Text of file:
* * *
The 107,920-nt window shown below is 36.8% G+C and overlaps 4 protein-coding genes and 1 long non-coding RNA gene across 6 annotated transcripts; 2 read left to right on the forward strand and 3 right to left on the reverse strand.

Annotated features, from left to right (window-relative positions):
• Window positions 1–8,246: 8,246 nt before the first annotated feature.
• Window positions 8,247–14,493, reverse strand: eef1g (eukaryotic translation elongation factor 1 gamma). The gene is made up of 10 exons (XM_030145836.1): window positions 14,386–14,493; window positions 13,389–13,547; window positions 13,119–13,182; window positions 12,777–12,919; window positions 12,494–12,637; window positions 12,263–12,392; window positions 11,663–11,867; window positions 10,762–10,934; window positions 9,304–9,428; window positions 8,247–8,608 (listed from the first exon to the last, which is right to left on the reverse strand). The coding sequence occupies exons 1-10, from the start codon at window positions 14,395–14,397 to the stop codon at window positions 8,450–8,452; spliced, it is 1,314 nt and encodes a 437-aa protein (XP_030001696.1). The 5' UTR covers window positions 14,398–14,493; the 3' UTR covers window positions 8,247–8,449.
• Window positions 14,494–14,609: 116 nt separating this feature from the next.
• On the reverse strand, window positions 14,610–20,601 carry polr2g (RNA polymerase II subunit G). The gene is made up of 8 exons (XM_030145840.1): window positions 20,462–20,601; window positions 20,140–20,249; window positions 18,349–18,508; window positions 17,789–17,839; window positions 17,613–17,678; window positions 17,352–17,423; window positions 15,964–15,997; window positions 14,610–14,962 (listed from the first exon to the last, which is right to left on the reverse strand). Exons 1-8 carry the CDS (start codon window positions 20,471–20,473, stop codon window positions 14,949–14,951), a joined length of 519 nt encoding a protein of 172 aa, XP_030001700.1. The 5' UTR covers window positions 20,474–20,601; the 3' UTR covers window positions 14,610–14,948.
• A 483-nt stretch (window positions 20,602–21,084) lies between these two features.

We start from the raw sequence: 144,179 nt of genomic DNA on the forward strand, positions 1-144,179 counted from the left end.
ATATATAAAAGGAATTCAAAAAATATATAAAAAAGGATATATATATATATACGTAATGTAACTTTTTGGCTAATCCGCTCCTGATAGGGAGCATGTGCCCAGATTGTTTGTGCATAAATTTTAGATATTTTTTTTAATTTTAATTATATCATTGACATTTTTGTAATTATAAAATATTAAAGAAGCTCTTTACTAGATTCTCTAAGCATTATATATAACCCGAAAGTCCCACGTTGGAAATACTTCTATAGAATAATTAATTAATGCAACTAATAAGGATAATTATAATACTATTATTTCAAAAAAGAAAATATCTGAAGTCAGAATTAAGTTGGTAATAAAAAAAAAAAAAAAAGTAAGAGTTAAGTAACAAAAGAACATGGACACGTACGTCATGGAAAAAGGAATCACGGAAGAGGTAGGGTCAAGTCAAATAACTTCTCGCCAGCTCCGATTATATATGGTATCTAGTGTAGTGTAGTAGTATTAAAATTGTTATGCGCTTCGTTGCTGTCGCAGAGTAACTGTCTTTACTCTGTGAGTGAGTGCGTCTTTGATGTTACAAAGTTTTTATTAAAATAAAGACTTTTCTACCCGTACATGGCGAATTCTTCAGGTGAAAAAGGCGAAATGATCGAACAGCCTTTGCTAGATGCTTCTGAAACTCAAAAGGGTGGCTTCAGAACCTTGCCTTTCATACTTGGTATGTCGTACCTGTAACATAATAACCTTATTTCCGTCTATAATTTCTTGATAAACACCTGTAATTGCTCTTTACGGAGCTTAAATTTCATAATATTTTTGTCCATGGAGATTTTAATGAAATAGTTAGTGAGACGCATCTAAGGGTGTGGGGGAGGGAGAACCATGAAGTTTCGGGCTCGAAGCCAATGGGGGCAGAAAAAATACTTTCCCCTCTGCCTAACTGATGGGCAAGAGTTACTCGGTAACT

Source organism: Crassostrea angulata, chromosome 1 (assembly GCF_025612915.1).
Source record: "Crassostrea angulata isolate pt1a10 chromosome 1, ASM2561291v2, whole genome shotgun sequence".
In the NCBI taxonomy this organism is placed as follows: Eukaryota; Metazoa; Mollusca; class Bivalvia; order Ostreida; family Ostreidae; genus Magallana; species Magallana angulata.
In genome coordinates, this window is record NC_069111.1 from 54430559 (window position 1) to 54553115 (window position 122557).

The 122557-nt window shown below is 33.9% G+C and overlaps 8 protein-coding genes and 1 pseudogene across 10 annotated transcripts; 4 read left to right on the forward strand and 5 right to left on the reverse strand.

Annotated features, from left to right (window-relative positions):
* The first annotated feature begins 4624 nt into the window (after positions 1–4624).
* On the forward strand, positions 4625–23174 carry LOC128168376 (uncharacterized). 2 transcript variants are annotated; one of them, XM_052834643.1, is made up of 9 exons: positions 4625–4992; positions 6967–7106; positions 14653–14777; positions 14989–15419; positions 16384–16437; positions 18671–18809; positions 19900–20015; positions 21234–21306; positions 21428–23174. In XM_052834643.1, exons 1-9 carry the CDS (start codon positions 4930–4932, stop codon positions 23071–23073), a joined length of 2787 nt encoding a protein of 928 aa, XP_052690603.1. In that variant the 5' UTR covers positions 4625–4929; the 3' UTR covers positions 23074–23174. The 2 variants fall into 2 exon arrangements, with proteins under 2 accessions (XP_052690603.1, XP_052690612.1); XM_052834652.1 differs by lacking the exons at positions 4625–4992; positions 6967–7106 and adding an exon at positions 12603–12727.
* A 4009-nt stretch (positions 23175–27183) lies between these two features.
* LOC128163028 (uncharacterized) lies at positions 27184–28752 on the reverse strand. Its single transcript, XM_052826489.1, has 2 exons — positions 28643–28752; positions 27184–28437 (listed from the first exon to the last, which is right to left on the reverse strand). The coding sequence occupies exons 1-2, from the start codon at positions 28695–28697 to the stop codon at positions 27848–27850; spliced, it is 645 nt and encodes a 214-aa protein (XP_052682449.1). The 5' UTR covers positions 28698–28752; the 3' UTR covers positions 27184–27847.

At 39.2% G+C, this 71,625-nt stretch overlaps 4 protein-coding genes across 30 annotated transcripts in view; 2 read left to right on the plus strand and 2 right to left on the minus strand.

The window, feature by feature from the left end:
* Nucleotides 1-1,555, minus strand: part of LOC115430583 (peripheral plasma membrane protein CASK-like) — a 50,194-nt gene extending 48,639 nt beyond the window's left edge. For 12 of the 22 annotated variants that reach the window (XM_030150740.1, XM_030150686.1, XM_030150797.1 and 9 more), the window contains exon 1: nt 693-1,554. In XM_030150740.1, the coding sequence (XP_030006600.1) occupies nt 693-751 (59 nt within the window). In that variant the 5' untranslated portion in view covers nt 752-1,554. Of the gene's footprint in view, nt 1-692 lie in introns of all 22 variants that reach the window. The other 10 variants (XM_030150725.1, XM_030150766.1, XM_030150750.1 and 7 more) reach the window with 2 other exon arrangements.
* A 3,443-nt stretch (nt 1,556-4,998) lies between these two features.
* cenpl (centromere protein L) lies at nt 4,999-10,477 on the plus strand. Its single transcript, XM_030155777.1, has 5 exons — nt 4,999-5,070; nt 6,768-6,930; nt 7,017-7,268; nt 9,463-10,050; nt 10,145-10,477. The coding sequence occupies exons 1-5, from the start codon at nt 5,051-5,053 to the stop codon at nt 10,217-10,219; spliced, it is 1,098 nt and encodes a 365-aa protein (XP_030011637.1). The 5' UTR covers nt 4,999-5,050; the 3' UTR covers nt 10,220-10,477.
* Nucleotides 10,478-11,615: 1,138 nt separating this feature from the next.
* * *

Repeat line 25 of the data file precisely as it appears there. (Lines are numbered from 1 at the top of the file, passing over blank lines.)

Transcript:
* Nucleotides 10,478-11,615: 1,138 nt separating this feature from the next.